Small-for-date infants—especially those who are also preterm—usually have more serious problems. During the first year, they are more likely to die, catch infections, and show evidence of brain damage. By middle childhood, they are smaller in stature, have lower intelligence test scores, are less attentive, achieve more poorly in school, and are socially immature (Katz et al., 2013; Sullivan et al., 2008; Wilson-Ching et al., 2013).
Small-for-date infants probably experienced inadequate nutrition before birth. Perhaps their mothers did not eat properly, the placenta did not function normally, or the babies themselves had defects that prevented them from growing as they should. In some of these babies, an abnormally functioning placenta permitted ready transfer of stress hormones from mother to fetus. Consequently, small-for-date infants are especially likely to suffer from neurological impairments that permanently weaken their capacity to manage stress (Osterholm, Hostinar, & Gunnar, 2012). Severe stress, in turn, heightens their susceptibility to later physical and psychological health problems.
Even among preterm newborns whose weight is appropriate for length of pregnancy, just 7 to 14 more days—from 34 to 35 or 36 weeks—greatly reduces rates of illness, costly medical procedures, and lengthy hospital stays (although they need greater medical intervention than full-term babies) (Ananth, Friedman, &Gyamfi-Bannerman, 2013). And despite being relatively low-risk for disabilities, a substantial number of 34-week preterms are below average in physical growth and mildly to moderately delayed in cognitive development in early and middle childhood (Morse et al., 2009; Stephens &Vohr, 2009). In an investigation of over 120,000 New York City births, babies born even 1 or 2 weeks early showed slightly lower reading and math scores at a third-grade follow-up than children who experienced a full-length prenatal period (Noble et al., 2012). These outcomes persisted even after controlling for other factors linked to achievement, such as birth weight and SES. Yet doctors often induce births several weeks preterm, under the misconception that these babies are developmentally “mature.”
Consequences for Caregiving
Imagine a scrawny, thin-skinned infant whose body is only a little larger than the size of your hand. You try to play with the baby by stroking and talking softly, but he is sleepy and unresponsive. When you feed him, he sucks poorly. During the short, unpredictable periods in which he is awake, he is usually irritable.
The appearance and behavior of preterm babies can lead parents to be less sensitive and responsive in caring for them. Compared to full-term infants, preterm babies—especially those who are very ill at birth—are less often held close, touched, and talked to gently. At times, mothers of these infants behave in an overly controlling fashion, resorting to interfering pokes and verbal commands in an effort to obtain a higher level of response from the baby (Feldman, 2007b; Forcada-Guex et al., 2006). This may explain why preterm babies as a group are at risk for child abuse.
Research reveals that distressed, emotionally reactive preterm infants are particularly susceptible to the effects of parenting quality: Among a sample of preterm 9-month-olds, the combination of infant negativity and angry or intrusive parenting yielded the highest rates of behavior problems at 2 years of age. But with warm, sensitive parenting, distressed preterm babies’ rates of behavior problems were the lowest (Poehlmann et al., 2011). When they are born to isolated, poverty-stricken mothers who cannot provide good nutrition, health care, and parenting, the likelihood of unfavorable outcomes increases. In contrast, parents with stable life circumstances and social supports usually can overcome the stresses of caring for a preterm infant (Ment et al., 2003). In these cases, even sick preterm babies have a good chance of catching up in development by middle childhood.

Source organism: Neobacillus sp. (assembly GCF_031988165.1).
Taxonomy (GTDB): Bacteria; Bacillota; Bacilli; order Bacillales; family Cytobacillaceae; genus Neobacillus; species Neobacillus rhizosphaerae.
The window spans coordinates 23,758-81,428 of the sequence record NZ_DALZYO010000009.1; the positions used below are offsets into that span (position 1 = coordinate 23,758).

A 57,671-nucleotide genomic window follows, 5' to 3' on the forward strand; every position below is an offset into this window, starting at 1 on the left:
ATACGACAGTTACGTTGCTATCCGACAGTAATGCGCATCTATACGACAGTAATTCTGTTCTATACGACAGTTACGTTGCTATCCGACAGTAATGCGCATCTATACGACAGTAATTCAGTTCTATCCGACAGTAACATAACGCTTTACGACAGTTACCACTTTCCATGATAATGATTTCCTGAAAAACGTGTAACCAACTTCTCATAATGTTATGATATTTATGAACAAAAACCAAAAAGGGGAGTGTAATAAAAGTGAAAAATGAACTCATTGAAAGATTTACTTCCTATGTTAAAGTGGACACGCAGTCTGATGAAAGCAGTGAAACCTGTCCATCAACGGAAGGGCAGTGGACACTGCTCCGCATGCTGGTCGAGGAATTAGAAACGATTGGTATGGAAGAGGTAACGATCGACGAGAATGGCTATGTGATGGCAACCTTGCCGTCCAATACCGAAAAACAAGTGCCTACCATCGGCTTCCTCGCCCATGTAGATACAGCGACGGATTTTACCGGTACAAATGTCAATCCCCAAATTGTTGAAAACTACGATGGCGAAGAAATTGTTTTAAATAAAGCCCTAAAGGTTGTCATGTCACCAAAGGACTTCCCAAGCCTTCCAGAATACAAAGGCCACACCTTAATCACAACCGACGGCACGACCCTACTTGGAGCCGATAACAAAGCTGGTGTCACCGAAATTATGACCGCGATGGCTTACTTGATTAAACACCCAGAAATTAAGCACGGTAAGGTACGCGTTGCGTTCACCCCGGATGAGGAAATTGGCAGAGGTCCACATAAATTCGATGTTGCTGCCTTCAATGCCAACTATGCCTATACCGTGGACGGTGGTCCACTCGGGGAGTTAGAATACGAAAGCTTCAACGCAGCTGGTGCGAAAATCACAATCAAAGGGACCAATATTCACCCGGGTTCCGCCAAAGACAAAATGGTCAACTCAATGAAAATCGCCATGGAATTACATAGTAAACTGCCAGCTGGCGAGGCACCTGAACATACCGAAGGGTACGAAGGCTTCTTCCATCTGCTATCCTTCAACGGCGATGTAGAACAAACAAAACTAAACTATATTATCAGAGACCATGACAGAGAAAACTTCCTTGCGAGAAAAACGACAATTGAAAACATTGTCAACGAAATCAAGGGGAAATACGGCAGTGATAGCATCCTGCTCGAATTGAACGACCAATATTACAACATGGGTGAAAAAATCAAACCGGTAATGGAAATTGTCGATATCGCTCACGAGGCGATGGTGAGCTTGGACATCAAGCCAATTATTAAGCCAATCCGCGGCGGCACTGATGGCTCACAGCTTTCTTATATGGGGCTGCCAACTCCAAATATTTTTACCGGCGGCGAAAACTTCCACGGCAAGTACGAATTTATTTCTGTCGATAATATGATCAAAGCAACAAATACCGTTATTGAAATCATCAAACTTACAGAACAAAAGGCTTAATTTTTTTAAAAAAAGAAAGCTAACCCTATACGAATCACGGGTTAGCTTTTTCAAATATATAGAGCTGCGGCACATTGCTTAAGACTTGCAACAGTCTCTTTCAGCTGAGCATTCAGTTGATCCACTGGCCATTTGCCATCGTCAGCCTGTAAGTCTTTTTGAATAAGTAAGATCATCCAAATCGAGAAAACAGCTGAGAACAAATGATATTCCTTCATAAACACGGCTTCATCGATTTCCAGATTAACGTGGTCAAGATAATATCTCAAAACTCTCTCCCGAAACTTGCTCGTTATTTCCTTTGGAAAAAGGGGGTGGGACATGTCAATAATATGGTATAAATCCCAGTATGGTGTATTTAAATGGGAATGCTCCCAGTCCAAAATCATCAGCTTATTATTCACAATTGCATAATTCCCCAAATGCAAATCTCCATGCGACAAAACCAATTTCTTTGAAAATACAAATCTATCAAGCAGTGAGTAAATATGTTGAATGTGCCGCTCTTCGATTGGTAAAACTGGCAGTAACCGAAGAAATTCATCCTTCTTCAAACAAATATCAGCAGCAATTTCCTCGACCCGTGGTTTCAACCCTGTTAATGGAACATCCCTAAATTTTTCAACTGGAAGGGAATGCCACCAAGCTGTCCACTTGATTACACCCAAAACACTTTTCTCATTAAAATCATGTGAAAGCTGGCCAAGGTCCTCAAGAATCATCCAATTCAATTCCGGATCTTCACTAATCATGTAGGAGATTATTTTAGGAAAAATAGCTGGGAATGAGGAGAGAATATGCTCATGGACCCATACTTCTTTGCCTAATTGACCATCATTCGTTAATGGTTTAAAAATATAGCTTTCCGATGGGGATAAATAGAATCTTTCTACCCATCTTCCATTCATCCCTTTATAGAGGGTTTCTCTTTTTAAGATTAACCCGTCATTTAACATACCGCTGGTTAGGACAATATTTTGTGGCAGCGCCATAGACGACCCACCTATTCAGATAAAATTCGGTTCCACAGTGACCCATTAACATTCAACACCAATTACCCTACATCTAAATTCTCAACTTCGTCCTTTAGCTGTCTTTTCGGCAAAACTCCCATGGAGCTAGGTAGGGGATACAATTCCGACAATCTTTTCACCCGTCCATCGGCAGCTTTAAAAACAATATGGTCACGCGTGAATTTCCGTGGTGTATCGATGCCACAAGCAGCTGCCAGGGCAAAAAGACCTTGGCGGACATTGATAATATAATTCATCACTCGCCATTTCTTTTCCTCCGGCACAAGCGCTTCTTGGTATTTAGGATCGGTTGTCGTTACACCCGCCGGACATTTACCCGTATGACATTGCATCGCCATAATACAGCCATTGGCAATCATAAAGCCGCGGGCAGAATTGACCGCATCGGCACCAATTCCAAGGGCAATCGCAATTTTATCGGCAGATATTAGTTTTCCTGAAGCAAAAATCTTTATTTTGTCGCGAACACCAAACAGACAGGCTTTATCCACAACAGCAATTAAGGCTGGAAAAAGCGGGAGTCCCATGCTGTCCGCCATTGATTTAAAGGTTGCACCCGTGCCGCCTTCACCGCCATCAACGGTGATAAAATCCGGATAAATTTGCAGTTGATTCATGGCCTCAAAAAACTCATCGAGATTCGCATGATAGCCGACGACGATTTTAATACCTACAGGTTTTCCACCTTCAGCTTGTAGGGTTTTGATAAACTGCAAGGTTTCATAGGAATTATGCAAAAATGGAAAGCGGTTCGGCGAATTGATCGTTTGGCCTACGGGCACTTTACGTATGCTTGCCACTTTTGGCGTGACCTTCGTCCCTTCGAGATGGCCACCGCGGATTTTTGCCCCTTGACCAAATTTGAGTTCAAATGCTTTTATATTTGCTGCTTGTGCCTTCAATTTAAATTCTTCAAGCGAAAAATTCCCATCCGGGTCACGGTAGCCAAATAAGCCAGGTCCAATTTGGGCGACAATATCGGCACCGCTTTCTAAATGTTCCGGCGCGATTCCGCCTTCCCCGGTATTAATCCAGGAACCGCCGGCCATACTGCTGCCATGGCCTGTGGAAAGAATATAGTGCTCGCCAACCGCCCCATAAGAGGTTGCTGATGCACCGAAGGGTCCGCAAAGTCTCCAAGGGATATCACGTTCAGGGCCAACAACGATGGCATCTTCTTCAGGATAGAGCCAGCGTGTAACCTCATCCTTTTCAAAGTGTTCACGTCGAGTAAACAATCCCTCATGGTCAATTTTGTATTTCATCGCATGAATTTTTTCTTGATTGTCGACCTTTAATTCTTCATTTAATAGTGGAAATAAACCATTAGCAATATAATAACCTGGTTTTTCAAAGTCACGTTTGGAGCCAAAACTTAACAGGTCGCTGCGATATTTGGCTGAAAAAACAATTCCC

These findings suggest that how well preterm babies develop has a great deal to do with the parent–child relationship. Consequently, interventions directed at supporting both sides of this tie are more likely to help these infants recover.
Interventions for Preterm Infants
A preterm baby is cared for in a special Plexiglas-enclosed bed called an isolette. Temperature is carefully controlled because these infants cannot yet regulate their own body temperature effectively. To help protect the baby from infection, air is filtered before it enters the isolette. When a preterm infant is fed through a stomach tube, breathes with the aid of a respirator, and receives medication through an intravenous needle, the isolette can be very isolating indeed! Physical needs that otherwise would lead to close contact and other human stimulation are met mechanically.
Special Infant Stimulation
In proper doses, certain kinds of stimulation can help preterm infants develop. In some intensive care nurseries, preterm babies can be seen rocking in suspended hammocks or lying on waterbeds designed to replace the gentle motion they would have received while still in the mother’s uterus. Other forms of stimulation have also been used—an attractive mobile or a tape recording of a heartbeat, soft music, or the mother’s voice. These experiences promote faster weight gain, more predictable sleep patterns, and greater alertness (Arnon et al., 2006; Marshall-Baker, Lickliter, & Cooper, 1998).